5. I have a situation in play where a company recruited and hired a person for a full time staff position five months and 21 days after I had the candidate in for an interview with that company for that exact position with the same exact people in the company. Nothing changed in that frame between any of the parties. The company argues that because they didn’t hire him in March (2009) that is was fine for them to recruit this individual on their own in August (2009) and that my referral is not relevant due to the fact that the applicant was not hired on the initial round. One of the individuals from the interview process in March (so introduced in during the interview I created) called, recruited and collected a fee for bringing my applicant back to the company for interview. I have argued that a referral stands for at least 6 months and in a truly ethical world the frame is a year, even if not stated as such on a contract.
    Any advice as on this matter would be greatly appreicated.

    Eddie D’Zmura Principal
    Avisar Search 978.234.1341 edz@avisar-search.com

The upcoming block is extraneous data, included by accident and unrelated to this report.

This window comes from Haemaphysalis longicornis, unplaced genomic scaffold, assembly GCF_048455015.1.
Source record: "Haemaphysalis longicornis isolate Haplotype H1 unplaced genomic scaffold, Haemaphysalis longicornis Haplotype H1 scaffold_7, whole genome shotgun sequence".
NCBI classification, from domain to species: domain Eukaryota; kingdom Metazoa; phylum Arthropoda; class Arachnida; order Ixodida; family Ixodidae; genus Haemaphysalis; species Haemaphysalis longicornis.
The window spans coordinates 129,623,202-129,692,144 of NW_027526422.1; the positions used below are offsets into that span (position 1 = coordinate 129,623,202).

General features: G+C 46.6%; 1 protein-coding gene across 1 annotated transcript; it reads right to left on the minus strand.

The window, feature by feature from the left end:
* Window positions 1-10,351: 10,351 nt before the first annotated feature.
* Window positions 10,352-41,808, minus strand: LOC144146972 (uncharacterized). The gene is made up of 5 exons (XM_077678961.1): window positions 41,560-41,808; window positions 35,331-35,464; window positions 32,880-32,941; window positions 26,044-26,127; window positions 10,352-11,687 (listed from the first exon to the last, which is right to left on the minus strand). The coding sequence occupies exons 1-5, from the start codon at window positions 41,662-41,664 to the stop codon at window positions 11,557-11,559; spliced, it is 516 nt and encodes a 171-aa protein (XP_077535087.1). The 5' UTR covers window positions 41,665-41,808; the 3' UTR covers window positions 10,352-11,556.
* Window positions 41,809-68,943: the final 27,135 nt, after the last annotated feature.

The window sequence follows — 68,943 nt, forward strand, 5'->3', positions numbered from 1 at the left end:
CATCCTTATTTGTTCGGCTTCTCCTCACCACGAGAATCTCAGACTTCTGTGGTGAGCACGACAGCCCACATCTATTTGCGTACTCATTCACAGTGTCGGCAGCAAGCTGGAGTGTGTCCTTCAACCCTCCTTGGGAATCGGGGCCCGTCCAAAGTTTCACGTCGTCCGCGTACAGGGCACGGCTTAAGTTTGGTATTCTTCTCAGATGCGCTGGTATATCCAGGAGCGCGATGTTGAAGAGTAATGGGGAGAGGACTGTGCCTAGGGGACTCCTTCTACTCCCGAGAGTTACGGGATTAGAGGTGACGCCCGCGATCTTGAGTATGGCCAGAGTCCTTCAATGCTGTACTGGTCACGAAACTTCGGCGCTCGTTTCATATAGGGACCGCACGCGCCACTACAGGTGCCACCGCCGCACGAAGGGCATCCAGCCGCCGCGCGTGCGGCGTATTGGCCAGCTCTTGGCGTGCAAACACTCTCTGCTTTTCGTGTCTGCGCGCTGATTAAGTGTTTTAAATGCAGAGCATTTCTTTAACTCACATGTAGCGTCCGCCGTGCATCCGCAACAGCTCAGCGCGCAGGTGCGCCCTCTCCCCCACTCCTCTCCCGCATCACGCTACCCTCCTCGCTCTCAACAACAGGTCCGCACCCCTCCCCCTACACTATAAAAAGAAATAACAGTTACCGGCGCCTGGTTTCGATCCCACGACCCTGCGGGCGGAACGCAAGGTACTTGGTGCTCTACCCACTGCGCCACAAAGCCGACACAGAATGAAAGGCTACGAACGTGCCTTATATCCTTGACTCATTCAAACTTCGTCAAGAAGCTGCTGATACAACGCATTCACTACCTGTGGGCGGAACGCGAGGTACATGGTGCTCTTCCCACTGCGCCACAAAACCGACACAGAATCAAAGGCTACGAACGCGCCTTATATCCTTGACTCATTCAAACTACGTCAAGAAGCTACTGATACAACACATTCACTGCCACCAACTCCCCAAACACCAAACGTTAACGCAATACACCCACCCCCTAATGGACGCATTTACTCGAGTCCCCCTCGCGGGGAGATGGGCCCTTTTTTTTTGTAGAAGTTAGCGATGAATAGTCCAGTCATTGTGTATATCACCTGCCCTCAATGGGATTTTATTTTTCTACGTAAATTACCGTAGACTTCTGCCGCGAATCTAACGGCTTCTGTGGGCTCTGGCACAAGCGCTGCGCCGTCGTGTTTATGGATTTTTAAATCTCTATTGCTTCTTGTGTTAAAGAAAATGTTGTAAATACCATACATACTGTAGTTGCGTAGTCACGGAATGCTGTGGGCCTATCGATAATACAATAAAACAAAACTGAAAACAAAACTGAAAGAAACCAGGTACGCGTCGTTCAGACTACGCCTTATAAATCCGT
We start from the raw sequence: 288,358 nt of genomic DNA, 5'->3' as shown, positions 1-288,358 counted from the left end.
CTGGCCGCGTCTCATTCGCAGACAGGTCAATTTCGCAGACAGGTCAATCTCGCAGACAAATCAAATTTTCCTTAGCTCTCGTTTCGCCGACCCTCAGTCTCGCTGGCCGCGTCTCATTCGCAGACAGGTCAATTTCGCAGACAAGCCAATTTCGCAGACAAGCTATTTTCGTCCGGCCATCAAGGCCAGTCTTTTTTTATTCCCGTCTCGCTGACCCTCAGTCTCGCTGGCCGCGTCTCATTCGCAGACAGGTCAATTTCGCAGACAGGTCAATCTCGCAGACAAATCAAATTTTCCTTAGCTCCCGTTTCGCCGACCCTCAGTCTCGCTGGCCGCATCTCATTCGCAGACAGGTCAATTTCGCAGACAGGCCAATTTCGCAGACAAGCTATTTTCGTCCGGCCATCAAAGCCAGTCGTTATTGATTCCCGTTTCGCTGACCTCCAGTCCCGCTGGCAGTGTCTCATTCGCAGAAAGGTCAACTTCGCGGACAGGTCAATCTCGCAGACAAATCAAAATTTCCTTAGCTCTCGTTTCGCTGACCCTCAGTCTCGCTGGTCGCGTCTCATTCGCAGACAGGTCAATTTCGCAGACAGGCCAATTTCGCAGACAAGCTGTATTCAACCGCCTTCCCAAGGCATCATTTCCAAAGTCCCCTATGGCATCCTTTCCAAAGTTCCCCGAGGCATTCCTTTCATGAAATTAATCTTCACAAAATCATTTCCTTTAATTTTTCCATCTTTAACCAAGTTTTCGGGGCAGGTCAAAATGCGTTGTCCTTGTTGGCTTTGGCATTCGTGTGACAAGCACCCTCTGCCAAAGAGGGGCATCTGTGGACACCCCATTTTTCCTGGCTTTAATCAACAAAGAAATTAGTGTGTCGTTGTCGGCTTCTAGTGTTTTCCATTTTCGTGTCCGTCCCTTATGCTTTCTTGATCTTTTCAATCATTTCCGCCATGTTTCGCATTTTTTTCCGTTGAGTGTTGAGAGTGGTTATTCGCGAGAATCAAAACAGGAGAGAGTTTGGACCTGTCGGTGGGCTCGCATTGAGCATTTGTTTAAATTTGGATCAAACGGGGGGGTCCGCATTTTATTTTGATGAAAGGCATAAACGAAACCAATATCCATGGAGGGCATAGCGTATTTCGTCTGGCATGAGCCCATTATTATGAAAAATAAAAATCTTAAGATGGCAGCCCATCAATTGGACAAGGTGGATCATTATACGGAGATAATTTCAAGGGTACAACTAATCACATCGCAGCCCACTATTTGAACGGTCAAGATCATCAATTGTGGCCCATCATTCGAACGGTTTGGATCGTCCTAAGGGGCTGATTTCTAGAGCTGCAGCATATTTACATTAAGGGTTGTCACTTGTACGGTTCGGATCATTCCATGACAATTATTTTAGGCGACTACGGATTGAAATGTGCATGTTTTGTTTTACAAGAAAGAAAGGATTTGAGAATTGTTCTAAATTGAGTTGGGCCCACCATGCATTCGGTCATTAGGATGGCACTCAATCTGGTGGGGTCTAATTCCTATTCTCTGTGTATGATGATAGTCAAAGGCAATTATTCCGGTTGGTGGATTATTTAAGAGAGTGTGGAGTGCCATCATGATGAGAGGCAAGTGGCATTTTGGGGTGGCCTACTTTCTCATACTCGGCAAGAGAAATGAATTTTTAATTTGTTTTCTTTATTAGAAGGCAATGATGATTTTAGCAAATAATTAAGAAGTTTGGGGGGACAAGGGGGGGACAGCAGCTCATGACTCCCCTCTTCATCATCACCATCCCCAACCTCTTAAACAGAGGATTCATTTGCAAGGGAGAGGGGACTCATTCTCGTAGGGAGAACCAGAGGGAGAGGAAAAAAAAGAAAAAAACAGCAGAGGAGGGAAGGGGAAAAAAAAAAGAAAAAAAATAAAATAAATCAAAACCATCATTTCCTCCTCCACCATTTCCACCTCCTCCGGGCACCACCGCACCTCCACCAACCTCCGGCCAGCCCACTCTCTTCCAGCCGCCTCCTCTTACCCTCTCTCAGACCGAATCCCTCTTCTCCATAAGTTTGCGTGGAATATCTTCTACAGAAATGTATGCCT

6. Hi Eddie,

    The answer to your question is as easy as: “What did the signed contract say?” If it says that you should be paid then you should hire an attorney who specializes in placement law and enforce your contract. If there is some loophole in your contract which allows the company to wriggle out of paying you, again hire an attorney both to discuss your case and to close the hole in your agreement letter for the future. Your contract should be a living document and you should consider tweaking it whenever you discover a loophole.

    I’m getting that queasy feeling though that you were flying naked without a signed contract. Again contact a knowledgeable attorney and review your case, and even more importantly, work with him to put an appropriate contract together. Some recruiters work without a signed contract for a whole potpourri of not very convincing reasons. (That is the absolutely first time I have ever used the word “potpourri” in a sentence. May it be the last.) Most of the time it boils down to them being afraid to ask for one. Get over it. This is Business 101. Companies sign contracts with all of their other vendors. Why shouldn’t they sign one with you. HR and internal recruiting departments have become much more aggressive about trying to use recruiters’ work without paying for it. By not requiring a signed contract you are showing them that you are less than sophisticated in the ways of business and a perfect candidate to be waylaid by a situation like the one you presented. I can almost hear the soft chuckle and see the gleam in their eye. Without that contract your ability to prevail and receive payment is greatly weakened. If you leave the keys in the ignition and the top down on a shiny new convertible and it gets stolen – it’s almost not even the thief’s fault.

    All the best,
    Tom Keoughan
    http://www.toyjobs.com